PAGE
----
While James Garner was quite popular as a good guy and clearly had a lovable and humorous title character in this show, the theme song is probably what most people today would likely remember from the series.
Listen to this theme song below.
Pianist Floyd Cramer wrote and played another one of the hit instrumentals from the 1960s known as "Last Date."
I am familiar with this song primarily from an old album that my parents had. Basically, I grew up hearing it and have always thought it had a very sad feel to it.
You can check it out below.
Baby Elephant Walk
"Baby Elephant Walk," written by Henry Mancini, became popular in 1962 when it was featured in the movie Hatari.
This hit instrumental is one that I believe I recall from other sources, since I never saw Hatari. I have to believe that's it's been used elsewhere as background for the actions of curious little animals and youngsters.
You can hear it below.
Walk, Don't Run
The song "Walk, Don't Run" was released by the Ventures in 1960 and gained widespread popularity. However, my research shows that the song was actually written several years earlier by Johnny Smith. A number of musicians have performed the song before and since.
Again, this hit instrumental obviously saw a lot of airtime well after the time it was released in 1960, or I would never be aware of it. Surfing music in general was popular on oldie stations for many years.
You can hear "Walk, Don't Run" below.
In 1962, the Sufaris wrote and recorded "Wipe Out" and in 1963, it was near the top of the charts. This instrumental features only two words, the two in the title of the song, which can be heard at the beginning of the recording. It's probably one of the most recognized surfing songs ever recorded.
This one, titled "Telestar," was recorded and released in 1962 by the Tornadoes. The song — named after a communications satellite that had been launched that year— was recorded to emulate some of the sounds associated with that device.
My only memories of this particular song are of hearing it many years later late at night when a local radio station signed off. The crackling sounds at the beginning and end of the recording were particularly eerie when heard at midnight. Listen to it below.
The Theme from The Exorcist
The theme music for the 1973 movie The Exorcist is a compositon by Mike Oldfield entitled "Tubular Bells." This song makes up an entire album of two versions that run over 20 minutes each.
The movie, adapted from a novel by William Peter Blatty, is one of the most celebrated horror films of all time.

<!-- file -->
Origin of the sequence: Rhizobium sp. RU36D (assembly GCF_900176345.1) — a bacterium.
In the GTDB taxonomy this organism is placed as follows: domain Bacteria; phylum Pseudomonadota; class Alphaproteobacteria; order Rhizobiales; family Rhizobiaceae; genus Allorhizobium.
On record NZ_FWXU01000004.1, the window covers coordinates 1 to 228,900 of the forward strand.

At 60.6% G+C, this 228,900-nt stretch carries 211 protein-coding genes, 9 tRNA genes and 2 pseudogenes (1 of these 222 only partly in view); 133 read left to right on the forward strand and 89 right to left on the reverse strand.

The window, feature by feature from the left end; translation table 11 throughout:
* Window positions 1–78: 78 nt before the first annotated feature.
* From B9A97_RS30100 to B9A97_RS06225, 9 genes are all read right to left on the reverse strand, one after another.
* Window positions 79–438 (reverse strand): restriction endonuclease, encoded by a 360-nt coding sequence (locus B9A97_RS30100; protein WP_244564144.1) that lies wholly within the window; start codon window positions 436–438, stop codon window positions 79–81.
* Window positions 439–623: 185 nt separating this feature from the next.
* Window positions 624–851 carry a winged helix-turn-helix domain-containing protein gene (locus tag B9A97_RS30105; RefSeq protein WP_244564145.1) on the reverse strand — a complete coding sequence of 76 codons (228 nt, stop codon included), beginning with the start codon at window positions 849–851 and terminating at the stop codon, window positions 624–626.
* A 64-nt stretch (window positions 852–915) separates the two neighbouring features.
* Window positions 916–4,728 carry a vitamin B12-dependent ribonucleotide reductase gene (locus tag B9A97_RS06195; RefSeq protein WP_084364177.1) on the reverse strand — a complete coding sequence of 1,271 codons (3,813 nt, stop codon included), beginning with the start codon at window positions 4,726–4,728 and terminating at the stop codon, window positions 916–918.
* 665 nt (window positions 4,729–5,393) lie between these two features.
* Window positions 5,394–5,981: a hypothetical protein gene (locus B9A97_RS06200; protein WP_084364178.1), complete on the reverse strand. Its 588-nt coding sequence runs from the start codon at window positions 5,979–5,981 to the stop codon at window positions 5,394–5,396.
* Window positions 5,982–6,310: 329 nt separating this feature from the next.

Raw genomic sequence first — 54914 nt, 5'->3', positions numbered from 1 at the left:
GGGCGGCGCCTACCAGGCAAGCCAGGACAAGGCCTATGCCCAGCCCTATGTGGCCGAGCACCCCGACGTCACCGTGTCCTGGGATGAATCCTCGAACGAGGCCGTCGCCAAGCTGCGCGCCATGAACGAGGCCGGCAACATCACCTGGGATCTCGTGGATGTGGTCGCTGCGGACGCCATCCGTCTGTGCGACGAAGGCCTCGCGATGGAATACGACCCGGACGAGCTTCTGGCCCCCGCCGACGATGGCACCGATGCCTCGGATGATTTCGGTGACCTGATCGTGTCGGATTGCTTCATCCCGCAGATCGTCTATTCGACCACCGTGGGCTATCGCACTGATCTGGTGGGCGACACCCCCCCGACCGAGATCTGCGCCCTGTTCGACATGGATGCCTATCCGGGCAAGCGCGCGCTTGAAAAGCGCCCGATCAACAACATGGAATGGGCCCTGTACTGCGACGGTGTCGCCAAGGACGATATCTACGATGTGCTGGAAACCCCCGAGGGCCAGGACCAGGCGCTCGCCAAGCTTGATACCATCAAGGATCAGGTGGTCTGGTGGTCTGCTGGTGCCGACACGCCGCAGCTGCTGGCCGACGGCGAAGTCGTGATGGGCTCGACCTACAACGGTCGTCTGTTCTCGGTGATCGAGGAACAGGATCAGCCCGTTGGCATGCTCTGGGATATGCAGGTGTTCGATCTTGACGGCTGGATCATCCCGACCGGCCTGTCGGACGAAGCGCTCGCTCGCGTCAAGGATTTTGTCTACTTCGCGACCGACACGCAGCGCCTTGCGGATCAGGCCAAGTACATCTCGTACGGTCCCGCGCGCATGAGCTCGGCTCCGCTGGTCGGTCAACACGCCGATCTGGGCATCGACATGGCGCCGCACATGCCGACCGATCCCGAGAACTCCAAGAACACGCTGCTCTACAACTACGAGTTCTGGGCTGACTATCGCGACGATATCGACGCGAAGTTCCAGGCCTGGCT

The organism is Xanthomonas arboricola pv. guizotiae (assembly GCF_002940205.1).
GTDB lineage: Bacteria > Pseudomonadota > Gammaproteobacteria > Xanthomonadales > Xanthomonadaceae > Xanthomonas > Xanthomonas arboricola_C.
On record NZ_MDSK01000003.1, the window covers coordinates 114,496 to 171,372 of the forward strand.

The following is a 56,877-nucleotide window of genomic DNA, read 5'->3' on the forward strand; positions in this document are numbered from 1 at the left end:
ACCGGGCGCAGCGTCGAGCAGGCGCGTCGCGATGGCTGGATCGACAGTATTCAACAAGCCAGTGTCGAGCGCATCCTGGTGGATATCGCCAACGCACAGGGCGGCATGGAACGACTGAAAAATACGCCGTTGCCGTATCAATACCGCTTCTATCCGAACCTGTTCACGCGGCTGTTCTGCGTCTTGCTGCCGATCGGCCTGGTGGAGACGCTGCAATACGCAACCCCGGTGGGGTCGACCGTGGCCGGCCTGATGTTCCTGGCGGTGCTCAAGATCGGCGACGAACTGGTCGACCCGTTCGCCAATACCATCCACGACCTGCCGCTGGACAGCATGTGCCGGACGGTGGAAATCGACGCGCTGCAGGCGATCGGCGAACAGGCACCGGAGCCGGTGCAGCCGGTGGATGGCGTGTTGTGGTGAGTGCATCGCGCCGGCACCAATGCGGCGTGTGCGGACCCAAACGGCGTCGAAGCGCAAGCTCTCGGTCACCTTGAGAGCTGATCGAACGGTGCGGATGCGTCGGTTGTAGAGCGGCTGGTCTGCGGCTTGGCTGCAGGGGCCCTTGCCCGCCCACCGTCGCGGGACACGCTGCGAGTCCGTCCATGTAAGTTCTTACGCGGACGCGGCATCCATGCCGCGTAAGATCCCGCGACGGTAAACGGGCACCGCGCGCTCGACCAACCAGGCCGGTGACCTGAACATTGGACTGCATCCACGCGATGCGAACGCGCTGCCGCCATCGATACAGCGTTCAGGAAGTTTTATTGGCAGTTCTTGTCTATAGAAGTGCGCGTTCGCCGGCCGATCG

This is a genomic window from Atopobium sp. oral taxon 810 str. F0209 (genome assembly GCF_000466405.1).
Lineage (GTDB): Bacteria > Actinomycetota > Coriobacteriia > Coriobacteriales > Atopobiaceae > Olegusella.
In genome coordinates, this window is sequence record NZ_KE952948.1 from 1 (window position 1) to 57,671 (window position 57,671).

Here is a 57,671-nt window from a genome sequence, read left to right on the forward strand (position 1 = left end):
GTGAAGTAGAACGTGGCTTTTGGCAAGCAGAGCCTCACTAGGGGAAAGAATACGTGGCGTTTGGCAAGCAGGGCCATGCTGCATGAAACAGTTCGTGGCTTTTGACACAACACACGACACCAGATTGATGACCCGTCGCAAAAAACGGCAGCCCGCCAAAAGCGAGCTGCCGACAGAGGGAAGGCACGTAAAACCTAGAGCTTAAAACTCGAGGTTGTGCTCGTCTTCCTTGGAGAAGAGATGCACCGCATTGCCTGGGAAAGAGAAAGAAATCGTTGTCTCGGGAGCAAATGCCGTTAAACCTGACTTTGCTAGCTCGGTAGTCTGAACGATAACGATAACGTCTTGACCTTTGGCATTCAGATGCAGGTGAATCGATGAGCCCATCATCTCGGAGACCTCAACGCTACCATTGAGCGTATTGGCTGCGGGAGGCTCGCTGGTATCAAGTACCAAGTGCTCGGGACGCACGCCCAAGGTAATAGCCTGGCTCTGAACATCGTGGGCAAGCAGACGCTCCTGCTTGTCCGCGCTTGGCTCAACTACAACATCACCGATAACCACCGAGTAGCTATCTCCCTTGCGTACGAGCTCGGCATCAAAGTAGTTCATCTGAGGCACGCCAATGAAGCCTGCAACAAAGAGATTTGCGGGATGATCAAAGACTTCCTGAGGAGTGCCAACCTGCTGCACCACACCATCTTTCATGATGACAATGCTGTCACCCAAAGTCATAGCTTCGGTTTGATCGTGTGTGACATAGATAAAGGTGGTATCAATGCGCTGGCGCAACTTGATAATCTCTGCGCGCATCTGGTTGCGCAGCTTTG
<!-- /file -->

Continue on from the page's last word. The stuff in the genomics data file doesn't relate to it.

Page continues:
You can hear a portion of "Tubular Bells" below.
The Theme from Love Story
The movie Love Story, released in 1970, starred Ryan O'Neal and Ali MacGraw as young lovers who are torn apart by a terminal illness. The theme song was one of the major instrumental hits of the decade. It was entitled "Where Do I Begin" and written by Francis Lai.
The song was subsequently recorded by a variety of artists, both with and without lyrics/vocals. You can hear this sad and beautiful song below.
Feels So Good
"Feels So Good" was first written and performed by Chuck Mangione in 1977 and released on his album of the same name that year. In 1978, he released a shortened version as a single and it hit the charts.
The flugelhorn is featured in this song. You can hear "Feels So Good" performed live below.
British group Apollo 100 recorded a classical tune and made it a major hit in the US in 1972. The song, entitled "Joy," was a version of Johann Sebastian Bach's "Jesu, Joy of Man's Desiring," and arranged by Tom Parker.
I recall having a single of this instrumental which I loved playing simply for its ability to lift up the spirits. Hear it on the video provided below.
Rock and Roll: Part 1 and 2
Another instrumental hit from the 70s that has been widely heard in the years since is Gary Glitter's "Rock and Roll, Part 2." Part 1 has lyrics but Part 2 is primarily an instrumental with the word "Hey" repeated at various points. It hit the US charts in 1972 and later became very popular at sporting events, which is where I vividly remember hearing this tune.
Billy Preston released the single "I Wrote a Simple Song" in 1971, but the original B-side of the record was the tune that really took off. "Outa-Space" was the upbeat Funk/R&B instrumental hit that year.
A Fifth of Beethoven